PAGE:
GSSAThe 1820 Settler Correspondence
 as preserved in the National Archives, Kew
 and edited by Sue Mackay

1820 Settler Correspondence before emigration

ALL the 1819 correspondence from CO48/41 through CO48/46 has been transcribed whether or not the writers emigrated to the Cape. Those written by people who did become settlers, as listed in "The Settler Handbook" by M.D. Nash (Chameleon Press 1987), are labelled 1820 Settler and the names of actual settlers in the text appear in red.

CORNISH, Christopher

National Archives, Kew CO48/42, 83

No.42 Vineyard Tooley St

27th July 1819

Sir,

Having understood that Government intends giving encouragement to such as are willing to emigrate to His Majesty's colony at the Cape of Good Hope induced me to think the engagement offered might be such as an humble individual could take the benefit of it. I have therefore taken the present opportunity of acquainting your Lordship that it is my earnest wish and desire to go there to settle together with my family, consisting of my wife

Elizabeth CORNISH aged 27 years

Children

Elizabeth CORNISH aged 5 years 6 mo

Christopher CORNISH aged 3 years 9 mo

Thomasin CORNISH aged 2 years 2 mo

all born at Penzance in Cornwall, of which I am myself and wife are both natives. I was born in March 1792 and was brought up to husbandry till the 17th year of my age during which time I acquired a tolerable knowledge of the different branches connected with farming, but at that age I bound myself an apprentice to sea and served out my apprenticeship after which I was impressed into H.M. service to get out of which I paid £60. I was after that Master of a Merchant vessel but being unfortunate I soon became reduced to very low circumstances, Trade also being very dull in this country that I have been able to obtain a situation as master on another vessel and the wages being so low to common seamen so that it is impossible to maintain a family & I have been several short periods at work in the farming line since my first going to sea that I can work [all] of its branches. I also thoroughly understand the art of Navigation and seamanship in every branch which might be of service to me after my settling thither.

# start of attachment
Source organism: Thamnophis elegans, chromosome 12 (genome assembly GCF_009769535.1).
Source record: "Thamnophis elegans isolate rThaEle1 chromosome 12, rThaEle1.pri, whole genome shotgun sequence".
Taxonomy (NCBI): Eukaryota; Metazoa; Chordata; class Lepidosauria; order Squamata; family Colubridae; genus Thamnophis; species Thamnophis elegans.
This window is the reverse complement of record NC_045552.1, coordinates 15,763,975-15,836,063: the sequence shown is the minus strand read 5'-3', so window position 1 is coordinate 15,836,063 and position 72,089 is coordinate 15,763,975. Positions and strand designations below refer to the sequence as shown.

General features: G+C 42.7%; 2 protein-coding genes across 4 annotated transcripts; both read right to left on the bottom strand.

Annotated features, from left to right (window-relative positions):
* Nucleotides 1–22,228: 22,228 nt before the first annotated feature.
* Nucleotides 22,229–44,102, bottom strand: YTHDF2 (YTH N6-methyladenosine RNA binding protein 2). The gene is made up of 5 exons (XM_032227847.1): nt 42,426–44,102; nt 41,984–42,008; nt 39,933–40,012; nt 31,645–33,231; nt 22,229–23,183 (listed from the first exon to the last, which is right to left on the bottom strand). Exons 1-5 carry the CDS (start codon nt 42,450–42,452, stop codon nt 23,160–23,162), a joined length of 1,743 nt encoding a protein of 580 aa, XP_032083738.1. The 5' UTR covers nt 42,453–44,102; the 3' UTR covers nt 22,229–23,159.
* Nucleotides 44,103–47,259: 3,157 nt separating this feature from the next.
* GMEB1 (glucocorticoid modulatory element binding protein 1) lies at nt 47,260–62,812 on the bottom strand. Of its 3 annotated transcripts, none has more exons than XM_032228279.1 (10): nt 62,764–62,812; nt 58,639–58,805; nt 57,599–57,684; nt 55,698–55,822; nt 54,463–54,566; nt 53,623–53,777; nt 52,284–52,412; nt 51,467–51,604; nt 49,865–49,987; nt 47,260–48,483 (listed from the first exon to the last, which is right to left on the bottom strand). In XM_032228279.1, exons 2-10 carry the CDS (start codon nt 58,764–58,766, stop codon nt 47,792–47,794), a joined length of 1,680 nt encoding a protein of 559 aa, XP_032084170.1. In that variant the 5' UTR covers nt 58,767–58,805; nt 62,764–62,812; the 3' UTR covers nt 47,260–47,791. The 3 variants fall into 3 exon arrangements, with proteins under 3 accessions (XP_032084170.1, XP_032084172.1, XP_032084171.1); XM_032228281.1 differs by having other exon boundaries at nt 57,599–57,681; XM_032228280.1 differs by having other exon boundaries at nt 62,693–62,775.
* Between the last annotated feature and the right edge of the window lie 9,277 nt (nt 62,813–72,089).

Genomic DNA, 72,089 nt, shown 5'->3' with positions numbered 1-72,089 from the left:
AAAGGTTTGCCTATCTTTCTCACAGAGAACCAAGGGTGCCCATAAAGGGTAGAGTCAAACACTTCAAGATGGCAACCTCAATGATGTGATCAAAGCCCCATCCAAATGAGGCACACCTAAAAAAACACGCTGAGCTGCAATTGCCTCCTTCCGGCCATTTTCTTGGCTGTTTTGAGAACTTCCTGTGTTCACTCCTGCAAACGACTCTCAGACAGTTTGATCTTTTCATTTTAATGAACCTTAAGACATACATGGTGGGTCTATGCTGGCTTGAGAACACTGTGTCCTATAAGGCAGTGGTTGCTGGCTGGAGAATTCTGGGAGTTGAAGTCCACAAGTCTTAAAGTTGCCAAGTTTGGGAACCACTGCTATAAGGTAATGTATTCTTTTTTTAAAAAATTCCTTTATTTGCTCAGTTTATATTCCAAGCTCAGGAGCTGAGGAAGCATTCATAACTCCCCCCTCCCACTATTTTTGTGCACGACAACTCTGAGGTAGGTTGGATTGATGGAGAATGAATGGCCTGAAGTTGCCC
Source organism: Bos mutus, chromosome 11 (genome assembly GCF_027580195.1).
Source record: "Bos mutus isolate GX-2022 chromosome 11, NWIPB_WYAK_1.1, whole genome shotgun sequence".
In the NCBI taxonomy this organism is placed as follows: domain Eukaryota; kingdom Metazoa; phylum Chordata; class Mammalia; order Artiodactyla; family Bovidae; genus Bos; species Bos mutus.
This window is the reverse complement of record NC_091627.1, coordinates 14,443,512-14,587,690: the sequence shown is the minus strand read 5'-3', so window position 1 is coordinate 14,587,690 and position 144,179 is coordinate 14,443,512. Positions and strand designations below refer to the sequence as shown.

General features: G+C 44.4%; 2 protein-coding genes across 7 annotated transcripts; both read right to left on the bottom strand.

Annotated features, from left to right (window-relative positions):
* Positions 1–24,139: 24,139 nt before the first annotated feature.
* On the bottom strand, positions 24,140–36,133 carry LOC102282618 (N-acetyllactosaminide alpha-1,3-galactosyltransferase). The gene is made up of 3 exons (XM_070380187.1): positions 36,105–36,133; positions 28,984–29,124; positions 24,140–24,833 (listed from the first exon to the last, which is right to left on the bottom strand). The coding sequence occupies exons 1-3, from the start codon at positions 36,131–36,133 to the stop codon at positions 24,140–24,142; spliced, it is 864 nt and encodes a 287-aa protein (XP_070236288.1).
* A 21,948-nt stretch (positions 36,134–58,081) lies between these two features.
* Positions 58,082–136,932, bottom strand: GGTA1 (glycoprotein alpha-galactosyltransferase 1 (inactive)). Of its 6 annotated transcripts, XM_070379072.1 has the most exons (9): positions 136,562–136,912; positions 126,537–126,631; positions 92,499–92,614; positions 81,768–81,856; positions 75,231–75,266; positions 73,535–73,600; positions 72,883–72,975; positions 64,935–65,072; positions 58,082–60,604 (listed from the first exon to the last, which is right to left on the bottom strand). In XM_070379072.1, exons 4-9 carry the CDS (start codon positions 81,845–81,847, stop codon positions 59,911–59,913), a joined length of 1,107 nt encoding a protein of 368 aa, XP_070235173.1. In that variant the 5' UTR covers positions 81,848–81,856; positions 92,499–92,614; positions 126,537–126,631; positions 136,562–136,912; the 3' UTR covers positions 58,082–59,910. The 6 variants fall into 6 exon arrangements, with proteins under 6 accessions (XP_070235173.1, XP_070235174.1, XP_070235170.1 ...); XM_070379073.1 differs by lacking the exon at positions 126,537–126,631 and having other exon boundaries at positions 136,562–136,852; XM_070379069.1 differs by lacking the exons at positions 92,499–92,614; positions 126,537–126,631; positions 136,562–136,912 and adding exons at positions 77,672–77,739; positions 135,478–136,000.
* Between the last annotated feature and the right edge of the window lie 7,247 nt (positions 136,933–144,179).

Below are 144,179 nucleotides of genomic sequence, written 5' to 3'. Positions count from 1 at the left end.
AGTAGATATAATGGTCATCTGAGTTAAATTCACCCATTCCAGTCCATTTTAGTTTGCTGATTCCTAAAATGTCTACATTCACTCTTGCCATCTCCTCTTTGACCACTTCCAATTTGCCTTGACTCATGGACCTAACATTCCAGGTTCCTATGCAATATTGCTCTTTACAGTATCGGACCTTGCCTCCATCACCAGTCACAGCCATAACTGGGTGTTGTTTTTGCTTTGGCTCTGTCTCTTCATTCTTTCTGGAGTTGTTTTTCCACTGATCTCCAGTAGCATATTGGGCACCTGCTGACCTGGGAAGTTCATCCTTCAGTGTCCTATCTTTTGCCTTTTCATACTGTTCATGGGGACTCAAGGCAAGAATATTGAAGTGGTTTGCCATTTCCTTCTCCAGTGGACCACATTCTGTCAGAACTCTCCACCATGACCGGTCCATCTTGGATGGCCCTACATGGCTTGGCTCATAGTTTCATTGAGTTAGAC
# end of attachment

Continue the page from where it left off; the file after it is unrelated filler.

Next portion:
Sir having also understood that a security of £10 deposit in the hands of Government for each person by any person that wish to take out people to become settlers there. I should feel extremely obliged Sir if it is not too much of your Lordship's time to know the [details] of the obligation and contract that must consequently exist between the said settler and the individuals [going] out.

I have only to say should this undertaking offer anything that I can embrace for the support of my family I shall be happy in accepting it and even gratefull to the proposer of it.

I am Sir your Lordship's most obedient humbell servant

Christopher CORNISH

Aged 27 years

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